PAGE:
MONTREAL (May. 11)
Moshe Safdie, an award-winning Israeli-born, Canadian-trained architect, was honored by the Jewish community here Sunday night and praised by visiting Mayor Teddy Kollek of Jerusalem for his work in modernizing Israel’s capital.
A gathering of more than 500 persons at Shaar Hashomayim Synagogue raised over $1.3 million (Canadian) to establish a chair in urban studies at the Hebrew University in Jerusalem in memory of Safdie’s father, Leon.
Safdie, a McGill University graduate, has just completed the new National Gallery in Ottawa and is working on the Museum of Civilization in Quebec City. Kollek hailed his accomplishments in Jerusalem, for which he has received the Hebrew University’s Scopus Award for exceptional service to the city of Jerusalem and the State of Israel.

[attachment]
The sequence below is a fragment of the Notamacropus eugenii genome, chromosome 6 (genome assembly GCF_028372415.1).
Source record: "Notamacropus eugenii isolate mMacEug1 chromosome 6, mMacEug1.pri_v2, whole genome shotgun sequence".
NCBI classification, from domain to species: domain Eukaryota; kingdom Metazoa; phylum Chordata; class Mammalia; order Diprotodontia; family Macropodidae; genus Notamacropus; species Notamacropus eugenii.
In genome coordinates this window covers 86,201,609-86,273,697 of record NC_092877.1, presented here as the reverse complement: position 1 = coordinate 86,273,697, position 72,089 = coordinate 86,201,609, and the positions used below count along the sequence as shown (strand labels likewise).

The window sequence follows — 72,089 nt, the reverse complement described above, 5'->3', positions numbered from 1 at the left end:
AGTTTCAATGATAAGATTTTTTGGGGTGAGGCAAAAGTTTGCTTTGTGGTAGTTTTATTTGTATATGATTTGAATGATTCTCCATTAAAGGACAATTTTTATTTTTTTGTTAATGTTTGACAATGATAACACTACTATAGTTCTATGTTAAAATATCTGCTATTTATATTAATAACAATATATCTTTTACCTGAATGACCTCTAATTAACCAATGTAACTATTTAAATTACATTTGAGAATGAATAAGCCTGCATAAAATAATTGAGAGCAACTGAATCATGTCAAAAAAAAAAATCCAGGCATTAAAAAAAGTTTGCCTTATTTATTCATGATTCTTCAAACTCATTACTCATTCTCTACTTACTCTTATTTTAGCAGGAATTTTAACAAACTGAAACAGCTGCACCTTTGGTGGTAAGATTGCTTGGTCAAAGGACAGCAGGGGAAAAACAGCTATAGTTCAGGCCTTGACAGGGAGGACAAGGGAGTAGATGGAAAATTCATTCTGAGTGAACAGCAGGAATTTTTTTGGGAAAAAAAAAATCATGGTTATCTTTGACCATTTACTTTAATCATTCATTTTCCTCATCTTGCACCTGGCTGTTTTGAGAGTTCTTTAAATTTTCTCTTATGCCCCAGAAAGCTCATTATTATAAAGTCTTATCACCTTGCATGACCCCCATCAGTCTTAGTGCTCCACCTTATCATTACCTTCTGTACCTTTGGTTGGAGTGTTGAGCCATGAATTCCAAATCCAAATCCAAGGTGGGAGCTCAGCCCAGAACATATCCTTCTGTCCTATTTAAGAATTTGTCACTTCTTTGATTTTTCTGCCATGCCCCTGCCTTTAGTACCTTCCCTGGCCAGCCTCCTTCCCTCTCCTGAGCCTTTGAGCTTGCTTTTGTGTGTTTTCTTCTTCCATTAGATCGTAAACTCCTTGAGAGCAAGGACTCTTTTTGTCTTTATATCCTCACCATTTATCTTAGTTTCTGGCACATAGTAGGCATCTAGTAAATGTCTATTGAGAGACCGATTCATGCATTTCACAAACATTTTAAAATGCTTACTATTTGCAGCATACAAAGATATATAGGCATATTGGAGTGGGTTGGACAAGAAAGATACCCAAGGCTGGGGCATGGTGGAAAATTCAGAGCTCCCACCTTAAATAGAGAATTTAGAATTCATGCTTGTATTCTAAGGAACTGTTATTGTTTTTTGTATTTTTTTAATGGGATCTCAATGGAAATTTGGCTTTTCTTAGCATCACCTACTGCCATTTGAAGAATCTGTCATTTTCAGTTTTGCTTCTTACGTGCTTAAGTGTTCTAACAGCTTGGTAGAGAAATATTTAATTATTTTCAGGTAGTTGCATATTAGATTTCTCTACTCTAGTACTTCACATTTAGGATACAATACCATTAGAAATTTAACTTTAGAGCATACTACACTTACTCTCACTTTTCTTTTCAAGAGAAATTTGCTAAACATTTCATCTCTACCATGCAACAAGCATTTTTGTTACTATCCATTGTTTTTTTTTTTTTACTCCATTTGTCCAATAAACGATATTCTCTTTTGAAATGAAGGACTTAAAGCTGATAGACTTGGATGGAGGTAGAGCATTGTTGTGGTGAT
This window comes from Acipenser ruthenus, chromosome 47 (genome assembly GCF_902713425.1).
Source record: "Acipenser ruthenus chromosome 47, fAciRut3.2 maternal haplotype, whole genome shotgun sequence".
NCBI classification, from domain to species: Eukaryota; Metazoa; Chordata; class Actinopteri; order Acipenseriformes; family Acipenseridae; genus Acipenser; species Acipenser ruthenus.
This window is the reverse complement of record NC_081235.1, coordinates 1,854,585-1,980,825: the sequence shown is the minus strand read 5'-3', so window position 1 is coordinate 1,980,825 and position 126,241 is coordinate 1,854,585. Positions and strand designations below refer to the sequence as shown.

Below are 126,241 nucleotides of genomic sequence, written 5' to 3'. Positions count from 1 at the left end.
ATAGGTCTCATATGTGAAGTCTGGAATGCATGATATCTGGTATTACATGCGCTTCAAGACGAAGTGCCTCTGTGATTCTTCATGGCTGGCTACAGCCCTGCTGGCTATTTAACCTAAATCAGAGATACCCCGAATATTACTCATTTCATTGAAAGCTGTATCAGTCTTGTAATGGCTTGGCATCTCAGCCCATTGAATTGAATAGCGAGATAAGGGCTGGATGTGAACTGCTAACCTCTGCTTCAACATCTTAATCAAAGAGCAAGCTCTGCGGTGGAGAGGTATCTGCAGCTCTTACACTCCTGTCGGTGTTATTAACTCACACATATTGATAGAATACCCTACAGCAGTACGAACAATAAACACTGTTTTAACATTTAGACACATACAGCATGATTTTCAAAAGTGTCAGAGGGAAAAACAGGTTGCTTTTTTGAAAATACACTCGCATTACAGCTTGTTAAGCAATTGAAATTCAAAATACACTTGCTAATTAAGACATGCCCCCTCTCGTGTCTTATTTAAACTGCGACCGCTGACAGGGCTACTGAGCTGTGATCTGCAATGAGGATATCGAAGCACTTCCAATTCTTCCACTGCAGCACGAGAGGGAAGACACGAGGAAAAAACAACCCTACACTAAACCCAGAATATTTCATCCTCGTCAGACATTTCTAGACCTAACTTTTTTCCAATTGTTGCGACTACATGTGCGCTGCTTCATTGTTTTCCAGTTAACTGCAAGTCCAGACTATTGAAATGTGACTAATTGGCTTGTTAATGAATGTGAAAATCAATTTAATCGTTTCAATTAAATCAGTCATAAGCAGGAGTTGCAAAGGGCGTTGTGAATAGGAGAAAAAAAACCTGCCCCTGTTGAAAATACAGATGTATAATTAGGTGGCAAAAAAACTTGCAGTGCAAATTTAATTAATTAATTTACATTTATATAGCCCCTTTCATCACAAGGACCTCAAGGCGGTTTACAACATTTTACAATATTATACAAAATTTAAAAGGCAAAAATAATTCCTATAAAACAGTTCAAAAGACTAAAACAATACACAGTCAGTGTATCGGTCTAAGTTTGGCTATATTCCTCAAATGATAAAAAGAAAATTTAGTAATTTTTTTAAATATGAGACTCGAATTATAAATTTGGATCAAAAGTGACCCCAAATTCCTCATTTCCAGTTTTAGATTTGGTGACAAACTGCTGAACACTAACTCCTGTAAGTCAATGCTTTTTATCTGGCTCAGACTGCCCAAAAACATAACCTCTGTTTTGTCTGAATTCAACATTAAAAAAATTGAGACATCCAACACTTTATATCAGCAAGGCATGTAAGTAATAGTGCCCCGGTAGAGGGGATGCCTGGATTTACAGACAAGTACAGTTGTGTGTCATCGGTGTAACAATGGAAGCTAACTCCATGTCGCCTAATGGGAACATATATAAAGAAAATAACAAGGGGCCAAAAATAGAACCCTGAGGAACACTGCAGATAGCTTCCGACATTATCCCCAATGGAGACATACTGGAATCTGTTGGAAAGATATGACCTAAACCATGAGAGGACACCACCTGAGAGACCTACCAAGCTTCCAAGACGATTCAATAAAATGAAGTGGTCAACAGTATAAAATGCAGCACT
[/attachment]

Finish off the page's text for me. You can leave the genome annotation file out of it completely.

Kollek stressed the importance of Safdie’s concept of linking the old sections of Jerusalem to the new by commercial malls. He spoke specifically of the transformation of the old Maamilah Road into a modern mall.
A CHALLENGE TO THE YOUNG GENERATION
Safdie responded that the solution of urban problems presents a challenge to the young generation. The main challenge, he said, is “to make Israel more attractive and competitive for talented people afraid to settle there because of relatively modest opportunities.”
He said that his Jewish upbringing and the influence of his native Haifa’s architectural style inspired his new forms and shapes for human habitation.
Twenty years ago, at “Expo-67” in Montreal, Safdie was honored for his innovative architectural housing design known as Habitat. Safdie, who once presided over Harvard’s urban design program, is now about to change the face of New York City as the architect in charge of the $1 billion redevelopment of the Coliseum site at Columbus Circle.